The province has struck a deal to pay TransAlta, Capital Power and Atco a total of $97 million a year over the next 14 years to formally end coal-fired electricity by 2030.
It’s to compensate them for the shut down and to help them transition to cleaner forms of energy, with the money coming out of the carbon levy on heavy industrial emitters.
“It’s a made in Alberta plan for Alberta’s electricity market,” remarked Environment Minister Shannon Phillips. “What these agreements today provide for communities is that first step in clarity and certainty. We’ve certainly got good partners in the companies that are heavily invested in these communities and have indicated their willingness to continue to be so and to work with us.”
The power producers will provide support to communities affected by the transition as part of the deal, along with continuing to invest in the province and keeping their headquarters in Alberta.
Phillips says the well-being of communities and workers has been at the forefront of their minds as they move forward with this process.
“We have 14-years to work with many of the communities that are affected by the early phase out of those plants that were to run into the 2050’s and 2060’s. This is one way that we can demonstrate good leadership. We can reduce our greenhouse gas emissions. We can reduce our healthcare costs. And we can open the door to a cleaner electricity system that will create jobs and diversify the economy.”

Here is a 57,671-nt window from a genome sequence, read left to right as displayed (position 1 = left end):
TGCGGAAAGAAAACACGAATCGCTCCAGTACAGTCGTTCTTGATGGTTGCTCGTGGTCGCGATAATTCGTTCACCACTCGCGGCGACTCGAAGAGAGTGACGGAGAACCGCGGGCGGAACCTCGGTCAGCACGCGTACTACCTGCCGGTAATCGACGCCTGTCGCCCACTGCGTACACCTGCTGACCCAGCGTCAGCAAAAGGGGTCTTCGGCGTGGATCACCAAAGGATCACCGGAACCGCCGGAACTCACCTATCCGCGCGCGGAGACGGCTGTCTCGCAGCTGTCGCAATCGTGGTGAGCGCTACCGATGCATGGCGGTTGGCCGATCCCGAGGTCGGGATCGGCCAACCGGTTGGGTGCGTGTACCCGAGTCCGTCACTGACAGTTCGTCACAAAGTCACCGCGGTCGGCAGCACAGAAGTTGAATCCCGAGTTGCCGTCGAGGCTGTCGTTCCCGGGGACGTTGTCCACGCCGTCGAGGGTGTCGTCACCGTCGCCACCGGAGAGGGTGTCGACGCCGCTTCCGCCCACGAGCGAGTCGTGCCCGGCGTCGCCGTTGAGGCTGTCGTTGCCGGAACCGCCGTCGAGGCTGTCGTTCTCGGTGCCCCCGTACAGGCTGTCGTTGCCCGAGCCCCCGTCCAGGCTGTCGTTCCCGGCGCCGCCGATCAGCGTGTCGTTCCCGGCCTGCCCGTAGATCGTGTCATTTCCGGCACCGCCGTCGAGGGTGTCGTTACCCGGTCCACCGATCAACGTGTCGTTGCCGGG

All but six of the 18 coal-fired electricity plants in our province are already scheduled to shut down before 2030.
A lawsuit launched by the province against power providers over money-losing electricity contracts is also a few steps closer to being resolved.
Capital Power will be allowed to hand one back to the province, after Deputy Premier Sarah Hoffman says the company agreed to pay Alberta $39 million in return.
The province has also reached tentative deals with TransCanada Energy and AltaGas, but it’s still trying to work one out with Enmax.
The power companies have been trying to dump the contracts back on ratepayers after the announcement of an incoming provincial carbon tax, but the current NDP government accuses the former Progressive Conservative government of illegally inserting secret loopholes into the contracts allowing the companies to do it. (sj/td)